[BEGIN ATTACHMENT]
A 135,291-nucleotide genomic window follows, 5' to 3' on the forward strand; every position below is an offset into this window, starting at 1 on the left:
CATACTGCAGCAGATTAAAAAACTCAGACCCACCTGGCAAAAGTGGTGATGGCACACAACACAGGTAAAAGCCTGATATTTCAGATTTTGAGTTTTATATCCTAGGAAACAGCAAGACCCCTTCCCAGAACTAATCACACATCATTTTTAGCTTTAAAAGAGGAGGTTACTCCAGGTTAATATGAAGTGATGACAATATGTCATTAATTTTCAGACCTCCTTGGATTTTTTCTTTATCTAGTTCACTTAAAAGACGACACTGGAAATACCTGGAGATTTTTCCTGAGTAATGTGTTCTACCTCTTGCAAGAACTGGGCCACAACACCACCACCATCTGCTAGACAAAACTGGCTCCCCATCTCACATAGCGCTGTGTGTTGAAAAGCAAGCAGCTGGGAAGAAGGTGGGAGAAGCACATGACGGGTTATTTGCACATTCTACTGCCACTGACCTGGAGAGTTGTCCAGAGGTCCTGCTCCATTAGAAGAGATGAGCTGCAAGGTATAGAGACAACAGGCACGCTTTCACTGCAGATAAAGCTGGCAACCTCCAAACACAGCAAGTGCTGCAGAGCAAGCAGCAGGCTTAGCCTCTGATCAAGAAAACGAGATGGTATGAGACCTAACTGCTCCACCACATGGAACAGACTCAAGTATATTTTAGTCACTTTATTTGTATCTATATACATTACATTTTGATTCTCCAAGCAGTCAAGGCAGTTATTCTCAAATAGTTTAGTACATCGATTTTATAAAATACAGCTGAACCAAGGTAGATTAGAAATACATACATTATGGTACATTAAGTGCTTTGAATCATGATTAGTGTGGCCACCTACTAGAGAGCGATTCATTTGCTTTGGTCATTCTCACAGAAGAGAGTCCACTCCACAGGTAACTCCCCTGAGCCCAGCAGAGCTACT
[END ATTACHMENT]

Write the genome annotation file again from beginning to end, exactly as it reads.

A 135,291-nucleotide genomic window follows, 5' to 3' on the forward strand; every position below is an offset into this window, starting at 1 on the left:
CATACTGCAGCAGATTAAAAAACTCAGACCCACCTGGCAAAAGTGGTGATGGCACACAACACAGGTAAAAGCCTGATATTTCAGATTTTGAGTTTTATATCCTAGGAAACAGCAAGACCCCTTCCCAGAACTAATCACACATCATTTTTAGCTTTAAAAGAGGAGGTTACTCCAGGTTAATATGAAGTGATGACAATATGTCATTAATTTTCAGACCTCCTTGGATTTTTTCTTTATCTAGTTCACTTAAAAGACGACACTGGAAATACCTGGAGATTTTTCCTGAGTAATGTGTTCTACCTCTTGCAAGAACTGGGCCACAACACCACCACCATCTGCTAGACAAAACTGGCTCCCCATCTCACATAGCGCTGTGTGTTGAAAAGCAAGCAGCTGGGAAGAAGGTGGGAGAAGCACATGACGGGTTATTTGCACATTCTACTGCCACTGACCTGGAGAGTTGTCCAGAGGTCCTGCTCCATTAGAAGAGATGAGCTGCAAGGTATAGAGACAACAGGCACGCTTTCACTGCAGATAAAGCTGGCAACCTCCAAACACAGCAAGTGCTGCAGAGCAAGCAGCAGGCTTAGCCTCTGATCAAGAAAACGAGATGGTATGAGACCTAACTGCTCCACCACATGGAACAGACTCAAGTATATTTTAGTCACTTTATTTGTATCTATATACATTACATTTTGATTCTCCAAGCAGTCAAGGCAGTTATTCTCAAATAGTTTAGTACATCGATTTTATAAAATACAGCTGAACCAAGGTAGATTAGAAATACATACATTATGGTACATTAAGTGCTTTGAATCATGATTAGTGTGGCCACCTACTAGAGAGCGATTCATTTGCTTTGGTCATTCTCACAGAAGAGAGTCCACTCCACAGGTAACTCCCCTGAGCCCAGCAGAGCTACT